Kansai: The airport sinks into the sea

Kansai: The airport sinks into the sea

When Kansai International Airport (KIX) opened in Japan in 1994, it was considered an engineering marvel. It is one of the floating airports in the world, and its construction cost is about 20 billion dollars.

30 years later, it remains an important center in Japan.

In 2022, Statista ranked KIX as the third busiest airport in the country, after Narita International Airport (NRT) and Tokyo Haneda Airport (HND).

The airport serves as a hub for major airlines including All Nippon Airways, Japan Airlines, Air Nippon Cargo Airlines and even Japanese low-cost carrier Beach.

But experts are now sounding the alarm:

– KIX Airport could be completely underwater by 2056, he wrote Aviation.

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Osaka Bay. Below is the floating Kansai International Airport, which is sinking more quickly than experts expected. Photo: Yujun3/Shutterstock/NTB

Built as a replacement

Kansai Airport was built to relieve congestion at Osaka's first airport: Itami Airport (ITM).

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The original Kansai site was envisaged to be near the Kobe region of Japan, but city officials and local residents protested the plan.

Instead, the authorities decided to build the new airport in a unique location – in the middle of the sea, where operations could take place 24 hours a day without disturbing local residents.

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To build an airport in the middle of the sea, engineers drained millions of liters of water from the 20-metre-deep soft clay that lies below the current site of the airport, before building a wall towards the sea.

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The reclaimed land was like a wet sponge, but it turned into a dry, dense foundation to bear the weight of the airport buildings.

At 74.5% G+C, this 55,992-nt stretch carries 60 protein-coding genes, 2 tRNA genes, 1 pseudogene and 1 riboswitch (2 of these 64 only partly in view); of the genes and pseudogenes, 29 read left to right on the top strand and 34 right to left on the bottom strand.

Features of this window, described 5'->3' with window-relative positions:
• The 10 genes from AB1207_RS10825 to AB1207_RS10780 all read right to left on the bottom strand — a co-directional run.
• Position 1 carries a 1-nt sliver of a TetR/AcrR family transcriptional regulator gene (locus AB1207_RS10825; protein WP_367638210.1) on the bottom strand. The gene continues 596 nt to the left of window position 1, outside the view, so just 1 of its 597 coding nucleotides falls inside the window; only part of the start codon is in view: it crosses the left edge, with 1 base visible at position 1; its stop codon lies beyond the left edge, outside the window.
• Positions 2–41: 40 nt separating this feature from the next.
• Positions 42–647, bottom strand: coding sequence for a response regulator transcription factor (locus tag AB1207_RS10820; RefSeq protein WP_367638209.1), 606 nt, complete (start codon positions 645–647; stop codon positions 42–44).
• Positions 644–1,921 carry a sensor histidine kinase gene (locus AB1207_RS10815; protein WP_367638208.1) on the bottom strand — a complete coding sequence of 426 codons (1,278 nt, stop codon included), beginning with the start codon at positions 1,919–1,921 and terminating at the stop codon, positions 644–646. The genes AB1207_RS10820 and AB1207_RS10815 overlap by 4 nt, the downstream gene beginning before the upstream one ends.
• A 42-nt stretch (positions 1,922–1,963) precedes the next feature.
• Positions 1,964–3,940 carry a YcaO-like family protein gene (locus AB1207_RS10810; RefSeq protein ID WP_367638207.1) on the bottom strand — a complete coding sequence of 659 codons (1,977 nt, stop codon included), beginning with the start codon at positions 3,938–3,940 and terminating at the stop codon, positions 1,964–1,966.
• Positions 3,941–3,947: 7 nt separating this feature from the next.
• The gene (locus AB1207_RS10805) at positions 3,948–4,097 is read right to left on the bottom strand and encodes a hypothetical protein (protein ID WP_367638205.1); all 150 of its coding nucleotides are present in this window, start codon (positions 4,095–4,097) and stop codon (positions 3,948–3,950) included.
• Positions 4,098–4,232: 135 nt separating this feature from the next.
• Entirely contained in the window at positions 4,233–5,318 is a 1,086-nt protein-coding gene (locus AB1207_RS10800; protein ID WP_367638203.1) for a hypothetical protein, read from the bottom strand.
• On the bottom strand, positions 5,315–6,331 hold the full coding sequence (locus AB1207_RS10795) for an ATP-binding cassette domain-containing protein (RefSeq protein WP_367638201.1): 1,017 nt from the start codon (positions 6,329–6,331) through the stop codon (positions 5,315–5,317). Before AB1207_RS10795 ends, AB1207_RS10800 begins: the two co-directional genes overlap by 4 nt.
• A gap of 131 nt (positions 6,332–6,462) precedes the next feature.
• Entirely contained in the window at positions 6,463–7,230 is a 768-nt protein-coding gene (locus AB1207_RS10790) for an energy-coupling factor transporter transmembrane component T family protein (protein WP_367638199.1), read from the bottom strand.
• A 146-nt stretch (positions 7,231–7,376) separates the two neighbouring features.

Construction crews placed a five-foot-thick layer of sand on top of the clay layer, then installed 2.2 million vertical pipes, each about 16 inches in diameter. These tubes were then pounded into clay and filled with sand and soil to create a more stable base.

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Kansai International Airport, Osaka, Japan Image: Flayd Isoji / Shutterstock / NTB

Kansai International Airport, Osaka, Japan Photo: Flyde Esugei/Shutterstock/NTB

Seven years of construction time

Construction of KIX Airport began in 1987 and took seven years to complete.

For 30 years, the floating airport withstood a major earthquake in 1995. The Great Hanshin Earthquake measured 7.2 and killed more than 6,000 people.

In 1998, the airport also survived Hurricane Stella, which caused more than 70 landslides.

It was known that the airport would sink due to the ground. But it is declining faster than expected. In 1990, it was estimated that the “fungal” foundation would cause the airport to sink by 5.7 metres.

It's more dramatic:

In a 2018 Smithsonian Magazine interview, Aero Time quoted Yukako Handa, a Kansai Airports representative, as saying:

“When Kansai Airport was built, the amount of soil needed to reclaim the land was determined based on the required ground level and estimated subsidence over 50 years after construction.

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By 2018, the airport had fallen 38 feet (11.5 metres) since its construction, 25% more than experts had predicted.

But the Japanese are optimistic and believe the outlook is still positive. The airport continued to expand.

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In December 2023, a new international departure area was opened. Future expansions are scheduled to be completed by 2025.

Dalila Awolowo

Dalila Awolowo

"Explorer. Unapologetic entrepreneur. Alcohol fanatic. Certified writer. Wannabe tv evangelist. Twitter fanatic. Student. Web scholar. Travel buff."

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